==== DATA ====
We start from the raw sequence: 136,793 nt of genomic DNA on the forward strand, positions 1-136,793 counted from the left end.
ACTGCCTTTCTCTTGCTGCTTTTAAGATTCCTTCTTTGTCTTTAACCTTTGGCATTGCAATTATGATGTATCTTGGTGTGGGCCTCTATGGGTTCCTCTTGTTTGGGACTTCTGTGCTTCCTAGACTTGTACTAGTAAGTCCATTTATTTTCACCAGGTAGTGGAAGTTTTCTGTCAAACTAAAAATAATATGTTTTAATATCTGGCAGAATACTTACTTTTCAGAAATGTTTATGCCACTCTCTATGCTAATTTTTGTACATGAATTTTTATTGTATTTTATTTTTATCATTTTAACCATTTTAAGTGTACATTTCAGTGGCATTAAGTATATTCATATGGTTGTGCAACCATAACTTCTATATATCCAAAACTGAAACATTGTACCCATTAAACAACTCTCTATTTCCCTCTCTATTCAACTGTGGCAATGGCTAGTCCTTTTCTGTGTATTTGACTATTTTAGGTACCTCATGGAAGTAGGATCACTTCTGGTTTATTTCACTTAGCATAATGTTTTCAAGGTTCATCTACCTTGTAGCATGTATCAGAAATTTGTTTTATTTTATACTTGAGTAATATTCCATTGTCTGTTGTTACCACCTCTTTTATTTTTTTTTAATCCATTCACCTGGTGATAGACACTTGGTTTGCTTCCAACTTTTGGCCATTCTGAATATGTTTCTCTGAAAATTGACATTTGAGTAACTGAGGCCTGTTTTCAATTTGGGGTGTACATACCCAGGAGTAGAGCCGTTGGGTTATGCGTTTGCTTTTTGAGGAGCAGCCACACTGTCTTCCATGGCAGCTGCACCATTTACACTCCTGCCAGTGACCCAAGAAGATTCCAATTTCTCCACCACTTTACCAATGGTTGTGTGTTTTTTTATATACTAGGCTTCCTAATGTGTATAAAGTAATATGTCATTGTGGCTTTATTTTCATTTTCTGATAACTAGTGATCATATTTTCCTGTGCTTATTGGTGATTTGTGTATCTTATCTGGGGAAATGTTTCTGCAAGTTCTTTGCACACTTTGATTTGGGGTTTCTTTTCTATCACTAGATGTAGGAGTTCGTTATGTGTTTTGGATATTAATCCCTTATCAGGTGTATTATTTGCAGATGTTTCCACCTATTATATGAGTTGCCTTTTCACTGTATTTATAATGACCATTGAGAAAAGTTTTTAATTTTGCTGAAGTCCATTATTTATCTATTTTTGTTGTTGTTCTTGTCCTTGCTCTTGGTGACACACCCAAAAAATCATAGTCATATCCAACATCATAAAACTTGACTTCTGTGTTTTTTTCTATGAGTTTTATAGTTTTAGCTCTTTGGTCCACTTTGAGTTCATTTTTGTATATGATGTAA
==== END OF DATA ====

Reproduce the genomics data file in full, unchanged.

We start from the raw sequence: 136,793 nt of genomic DNA on the forward strand, positions 1-136,793 counted from the left end.
ACTGCCTTTCTCTTGCTGCTTTTAAGATTCCTTCTTTGTCTTTAACCTTTGGCATTGCAATTATGATGTATCTTGGTGTGGGCCTCTATGGGTTCCTCTTGTTTGGGACTTCTGTGCTTCCTAGACTTGTACTAGTAAGTCCATTTATTTTCACCAGGTAGTGGAAGTTTTCTGTCAAACTAAAAATAATATGTTTTAATATCTGGCAGAATACTTACTTTTCAGAAATGTTTATGCCACTCTCTATGCTAATTTTTGTACATGAATTTTTATTGTATTTTATTTTTATCATTTTAACCATTTTAAGTGTACATTTCAGTGGCATTAAGTATATTCATATGGTTGTGCAACCATAACTTCTATATATCCAAAACTGAAACATTGTACCCATTAAACAACTCTCTATTTCCCTCTCTATTCAACTGTGGCAATGGCTAGTCCTTTTCTGTGTATTTGACTATTTTAGGTACCTCATGGAAGTAGGATCACTTCTGGTTTATTTCACTTAGCATAATGTTTTCAAGGTTCATCTACCTTGTAGCATGTATCAGAAATTTGTTTTATTTTATACTTGAGTAATATTCCATTGTCTGTTGTTACCACCTCTTTTATTTTTTTTTAATCCATTCACCTGGTGATAGACACTTGGTTTGCTTCCAACTTTTGGCCATTCTGAATATGTTTCTCTGAAAATTGACATTTGAGTAACTGAGGCCTGTTTTCAATTTGGGGTGTACATACCCAGGAGTAGAGCCGTTGGGTTATGCGTTTGCTTTTTGAGGAGCAGCCACACTGTCTTCCATGGCAGCTGCACCATTTACACTCCTGCCAGTGACCCAAGAAGATTCCAATTTCTCCACCACTTTACCAATGGTTGTGTGTTTTTTTATATACTAGGCTTCCTAATGTGTATAAAGTAATATGTCATTGTGGCTTTATTTTCATTTTCTGATAACTAGTGATCATATTTTCCTGTGCTTATTGGTGATTTGTGTATCTTATCTGGGGAAATGTTTCTGCAAGTTCTTTGCACACTTTGATTTGGGGTTTCTTTTCTATCACTAGATGTAGGAGTTCGTTATGTGTTTTGGATATTAATCCCTTATCAGGTGTATTATTTGCAGATGTTTCCACCTATTATATGAGTTGCCTTTTCACTGTATTTATAATGACCATTGAGAAAAGTTTTTAATTTTGCTGAAGTCCATTATTTATCTATTTTTGTTGTTGTTCTTGTCCTTGCTCTTGGTGACACACCCAAAAAATCATAGTCATATCCAACATCATAAAACTTGACTTCTGTGTTTTTTTCTATGAGTTTTATAGTTTTAGCTCTTTGGTCCACTTTGAGTTCATTTTTGTATATGATGTAA